Do you know what is being done in your community to protect the citizens from crime? Do you have a crime-watch program? Is there a community website that lists the current investigations and events that may have recently occurred? Law enforcement officials can only do so much when it comes to protecting a community. If your community is not active in protecting itself, crime rates could rise and many residents could find themselves the target or victim of crimes. Visit my blog to find out what you can do as a community to lower crime rates and help the law enforcement officials do their jobs.
Cybersquatting, also known as domain squatting, occurs when a person registers the URL of a trademarked or otherwise protected name and attempts to profit from it in different ways (e.g. sell it to the name's owner or put advertising on the domain). As you can imagine, a cybersquatter can have a negative impact on your business by diverting traffic and/or harming your reputation by putting unsavory things on the site. If you are a victim of cybersquatting, here are two ways you can handle the problem.
Contact the Domain Name Holder
Sometimes the quickest way to resolve the issue is to contact the domain name holder and ask the person to relinquish the URL. There are a couple of reasons why you'd do this. First, the person may not be a cybersquatter at all, but an ordinary person who's using the domain for legitimate purposes. The person may not know he or she is trespassing on your trademark, and you don't want to cause a PR nightmare with tyrannical demands. Simply notifying the person he or she is treading on your trademarked name and offering to pay a nominal fee for the inconvenience can go a long way toward resolving the issue.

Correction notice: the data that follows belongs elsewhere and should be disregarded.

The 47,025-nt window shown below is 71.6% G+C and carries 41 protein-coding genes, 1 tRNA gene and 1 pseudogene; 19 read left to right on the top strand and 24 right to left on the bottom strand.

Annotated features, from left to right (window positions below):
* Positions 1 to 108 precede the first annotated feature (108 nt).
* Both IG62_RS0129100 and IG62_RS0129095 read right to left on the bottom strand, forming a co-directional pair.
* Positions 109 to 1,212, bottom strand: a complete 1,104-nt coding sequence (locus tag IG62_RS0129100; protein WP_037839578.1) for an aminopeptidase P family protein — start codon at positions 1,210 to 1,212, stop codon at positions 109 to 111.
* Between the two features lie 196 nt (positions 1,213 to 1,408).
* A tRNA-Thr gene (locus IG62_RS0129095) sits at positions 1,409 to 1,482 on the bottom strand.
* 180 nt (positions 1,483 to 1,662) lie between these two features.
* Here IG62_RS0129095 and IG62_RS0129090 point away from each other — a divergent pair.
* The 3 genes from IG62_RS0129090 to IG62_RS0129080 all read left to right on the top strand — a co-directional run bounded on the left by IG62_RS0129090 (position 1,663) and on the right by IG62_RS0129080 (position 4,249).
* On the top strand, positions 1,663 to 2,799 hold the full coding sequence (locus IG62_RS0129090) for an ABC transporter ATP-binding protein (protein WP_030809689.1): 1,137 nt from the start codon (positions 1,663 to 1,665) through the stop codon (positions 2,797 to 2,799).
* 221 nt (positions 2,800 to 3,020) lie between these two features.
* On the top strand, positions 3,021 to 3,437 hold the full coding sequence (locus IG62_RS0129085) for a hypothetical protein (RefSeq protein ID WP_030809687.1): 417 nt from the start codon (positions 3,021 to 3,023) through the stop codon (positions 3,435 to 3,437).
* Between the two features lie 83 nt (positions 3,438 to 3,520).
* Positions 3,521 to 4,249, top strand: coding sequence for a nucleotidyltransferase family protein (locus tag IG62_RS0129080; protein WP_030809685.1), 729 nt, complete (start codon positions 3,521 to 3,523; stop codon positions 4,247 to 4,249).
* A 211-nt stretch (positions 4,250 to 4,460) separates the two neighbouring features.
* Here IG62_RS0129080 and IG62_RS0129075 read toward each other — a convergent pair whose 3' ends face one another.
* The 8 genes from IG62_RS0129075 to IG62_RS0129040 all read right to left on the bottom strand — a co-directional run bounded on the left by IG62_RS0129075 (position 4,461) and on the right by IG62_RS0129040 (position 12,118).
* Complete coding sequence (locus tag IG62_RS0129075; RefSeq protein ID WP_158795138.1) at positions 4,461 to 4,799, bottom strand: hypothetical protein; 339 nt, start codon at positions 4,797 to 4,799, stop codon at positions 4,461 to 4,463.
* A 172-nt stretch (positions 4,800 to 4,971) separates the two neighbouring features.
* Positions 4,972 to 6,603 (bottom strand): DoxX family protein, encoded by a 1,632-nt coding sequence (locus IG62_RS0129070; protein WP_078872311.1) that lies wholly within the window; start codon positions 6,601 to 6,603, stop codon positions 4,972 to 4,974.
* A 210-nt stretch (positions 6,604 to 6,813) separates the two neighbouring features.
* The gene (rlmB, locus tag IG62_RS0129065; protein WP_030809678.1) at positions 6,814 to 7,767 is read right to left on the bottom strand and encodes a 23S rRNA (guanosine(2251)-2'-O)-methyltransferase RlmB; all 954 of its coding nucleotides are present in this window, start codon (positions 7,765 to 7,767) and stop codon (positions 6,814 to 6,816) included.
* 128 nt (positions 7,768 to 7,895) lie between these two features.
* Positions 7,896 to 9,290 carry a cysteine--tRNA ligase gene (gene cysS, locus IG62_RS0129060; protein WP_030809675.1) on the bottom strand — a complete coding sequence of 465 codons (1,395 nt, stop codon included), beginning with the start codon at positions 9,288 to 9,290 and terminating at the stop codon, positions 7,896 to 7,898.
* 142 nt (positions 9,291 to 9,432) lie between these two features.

Second, even if it is a cybersquatter, sometimes you can quickly resolve the issue by purchasing the domain if—and only if—the person asks for a reasonable price. Domain names cost around $10 to $15 per year. Cybersquatters attempt to make money by charging exorbitant rates (in the thousands of dollars) to turn over a domain name. In reality, you should have to pay more than a couple of hundred, if that. Simply emphasize how much it would cost for to mount a legal defense should you sue to get the domain and the person may become more amendable to negotiating.
File a Complaint with an Arbitration Entity
If contacting the domain name holder doesn't get you anywhere, your other option is to file a complaint with an arbitration entity. ICANN, the agency that regulates domain names, has an arbitration procedure people can use to force a squatter to turn over the trademarked name to its rightful owner.
To bring an action against the domain name holder, three factors must be true:
To begin the process of arbitration, you would need to file a complaint with ICANN. You can find more information about how to do this at their website.
For more information about this issues or other options for dealing with a domain name squatter, contact a trademark attorney at a firm like Lingbeck Law Office.Share
20 April 2017